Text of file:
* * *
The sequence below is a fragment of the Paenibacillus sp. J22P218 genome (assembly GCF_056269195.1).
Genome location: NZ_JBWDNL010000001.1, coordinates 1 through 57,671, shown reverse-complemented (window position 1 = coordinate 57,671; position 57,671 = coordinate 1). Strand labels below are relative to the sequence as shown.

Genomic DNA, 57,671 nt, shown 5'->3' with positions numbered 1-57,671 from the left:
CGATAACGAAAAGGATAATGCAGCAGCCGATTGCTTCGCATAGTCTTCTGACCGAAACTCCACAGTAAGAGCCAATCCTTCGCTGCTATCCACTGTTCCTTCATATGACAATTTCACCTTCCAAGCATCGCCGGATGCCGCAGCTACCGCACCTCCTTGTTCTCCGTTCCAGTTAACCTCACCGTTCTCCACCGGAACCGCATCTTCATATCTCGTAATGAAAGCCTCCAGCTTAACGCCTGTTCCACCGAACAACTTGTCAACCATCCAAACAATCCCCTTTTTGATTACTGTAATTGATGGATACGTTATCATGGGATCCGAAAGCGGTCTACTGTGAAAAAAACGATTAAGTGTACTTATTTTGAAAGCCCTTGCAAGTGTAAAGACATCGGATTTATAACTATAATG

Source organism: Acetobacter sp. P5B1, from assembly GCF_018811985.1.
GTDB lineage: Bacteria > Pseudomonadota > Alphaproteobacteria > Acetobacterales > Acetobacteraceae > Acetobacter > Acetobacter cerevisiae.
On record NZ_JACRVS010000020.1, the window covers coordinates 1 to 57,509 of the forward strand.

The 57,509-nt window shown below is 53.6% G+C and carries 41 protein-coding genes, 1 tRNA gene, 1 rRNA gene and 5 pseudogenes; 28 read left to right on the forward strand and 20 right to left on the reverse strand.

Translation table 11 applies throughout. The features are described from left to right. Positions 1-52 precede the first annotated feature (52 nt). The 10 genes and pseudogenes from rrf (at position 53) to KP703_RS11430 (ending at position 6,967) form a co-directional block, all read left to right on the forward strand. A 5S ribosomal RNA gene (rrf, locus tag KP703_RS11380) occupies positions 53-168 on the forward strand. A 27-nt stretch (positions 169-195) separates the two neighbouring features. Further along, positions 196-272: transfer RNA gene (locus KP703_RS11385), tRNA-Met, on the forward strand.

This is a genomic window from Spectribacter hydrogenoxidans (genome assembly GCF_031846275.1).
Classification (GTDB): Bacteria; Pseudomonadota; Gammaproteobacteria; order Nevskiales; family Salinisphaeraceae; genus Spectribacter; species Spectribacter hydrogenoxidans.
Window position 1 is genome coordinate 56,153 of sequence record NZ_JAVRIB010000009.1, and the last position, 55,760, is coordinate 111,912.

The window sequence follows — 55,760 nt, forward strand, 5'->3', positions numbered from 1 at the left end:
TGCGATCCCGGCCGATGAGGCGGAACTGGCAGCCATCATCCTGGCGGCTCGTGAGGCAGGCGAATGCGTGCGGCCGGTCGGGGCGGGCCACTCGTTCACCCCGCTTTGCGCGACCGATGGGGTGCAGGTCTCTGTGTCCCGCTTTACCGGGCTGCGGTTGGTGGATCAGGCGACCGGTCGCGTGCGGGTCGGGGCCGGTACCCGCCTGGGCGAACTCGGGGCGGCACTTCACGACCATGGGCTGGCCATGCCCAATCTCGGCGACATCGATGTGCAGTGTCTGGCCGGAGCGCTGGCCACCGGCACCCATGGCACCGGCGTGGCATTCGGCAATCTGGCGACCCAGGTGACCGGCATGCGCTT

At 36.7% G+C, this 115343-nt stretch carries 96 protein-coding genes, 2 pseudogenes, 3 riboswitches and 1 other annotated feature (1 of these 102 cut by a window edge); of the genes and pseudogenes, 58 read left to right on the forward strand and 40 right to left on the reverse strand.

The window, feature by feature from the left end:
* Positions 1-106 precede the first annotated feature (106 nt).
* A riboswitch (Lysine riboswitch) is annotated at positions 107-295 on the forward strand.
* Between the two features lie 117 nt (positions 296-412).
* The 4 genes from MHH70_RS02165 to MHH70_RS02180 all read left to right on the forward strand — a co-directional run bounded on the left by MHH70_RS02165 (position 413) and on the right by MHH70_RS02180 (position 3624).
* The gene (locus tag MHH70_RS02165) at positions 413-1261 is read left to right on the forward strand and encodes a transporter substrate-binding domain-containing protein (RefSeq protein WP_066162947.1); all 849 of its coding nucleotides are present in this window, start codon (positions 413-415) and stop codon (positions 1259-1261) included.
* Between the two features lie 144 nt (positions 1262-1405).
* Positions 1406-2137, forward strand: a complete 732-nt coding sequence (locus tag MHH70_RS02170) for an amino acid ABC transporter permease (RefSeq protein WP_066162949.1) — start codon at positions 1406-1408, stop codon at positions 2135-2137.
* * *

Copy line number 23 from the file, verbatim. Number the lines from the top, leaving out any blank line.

* Positions 1406-2137, forward strand: a complete 732-nt coding sequence (locus tag MHH70_RS02170) for an amino acid ABC transporter permease (RefSeq protein WP_066162949.1) — start codon at positions 1406-1408, stop codon at positions 2135-2137.